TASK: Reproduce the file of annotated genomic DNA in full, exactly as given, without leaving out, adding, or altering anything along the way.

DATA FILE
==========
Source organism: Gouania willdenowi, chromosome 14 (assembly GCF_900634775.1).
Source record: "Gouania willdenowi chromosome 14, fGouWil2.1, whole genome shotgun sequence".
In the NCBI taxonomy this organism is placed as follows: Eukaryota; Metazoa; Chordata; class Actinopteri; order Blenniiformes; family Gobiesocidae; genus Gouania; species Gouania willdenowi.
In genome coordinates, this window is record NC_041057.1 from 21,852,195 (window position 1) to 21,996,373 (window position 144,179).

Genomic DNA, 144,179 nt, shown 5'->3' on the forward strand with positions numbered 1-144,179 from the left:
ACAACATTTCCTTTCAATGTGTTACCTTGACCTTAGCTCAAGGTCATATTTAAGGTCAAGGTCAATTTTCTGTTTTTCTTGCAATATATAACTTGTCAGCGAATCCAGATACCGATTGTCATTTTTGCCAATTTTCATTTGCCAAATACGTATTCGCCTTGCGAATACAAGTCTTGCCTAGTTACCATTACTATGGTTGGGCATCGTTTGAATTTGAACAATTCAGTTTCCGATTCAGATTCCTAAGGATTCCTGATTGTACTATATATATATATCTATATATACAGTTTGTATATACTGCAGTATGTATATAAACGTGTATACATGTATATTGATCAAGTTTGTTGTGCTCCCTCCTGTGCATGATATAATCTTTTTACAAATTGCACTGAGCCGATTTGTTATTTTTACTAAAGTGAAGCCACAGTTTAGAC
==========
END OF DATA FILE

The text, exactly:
Source organism: Gouania willdenowi, chromosome 14 (assembly GCF_900634775.1).
Source record: "Gouania willdenowi chromosome 14, fGouWil2.1, whole genome shotgun sequence".
In the NCBI taxonomy this organism is placed as follows: Eukaryota; Metazoa; Chordata; class Actinopteri; order Blenniiformes; family Gobiesocidae; genus Gouania; species Gouania willdenowi.
In genome coordinates, this window is record NC_041057.1 from 21,852,195 (window position 1) to 21,996,373 (window position 144,179).

Genomic DNA, 144,179 nt, shown 5'->3' on the forward strand with positions numbered 1-144,179 from the left:
ACAACATTTCCTTTCAATGTGTTACCTTGACCTTAGCTCAAGGTCATATTTAAGGTCAAGGTCAATTTTCTGTTTTTCTTGCAATATATAACTTGTCAGCGAATCCAGATACCGATTGTCATTTTTGCCAATTTTCATTTGCCAAATACGTATTCGCCTTGCGAATACAAGTCTTGCCTAGTTACCATTACTATGGTTGGGCATCGTTTGAATTTGAACAATTCAGTTTCCGATTCAGATTCCTAAGGATTCCTGATTGTACTATATATATATATCTATATATACAGTTTGTATATACTGCAGTATGTATATAAACGTGTATACATGTATATTGATCAAGTTTGTTGTGCTCCCTCCTGTGCATGATATAATCTTTTTACAAATTGCACTGAGCCGATTTGTTATTTTTACTAAAGTGAAGCCACAGTTTAGAC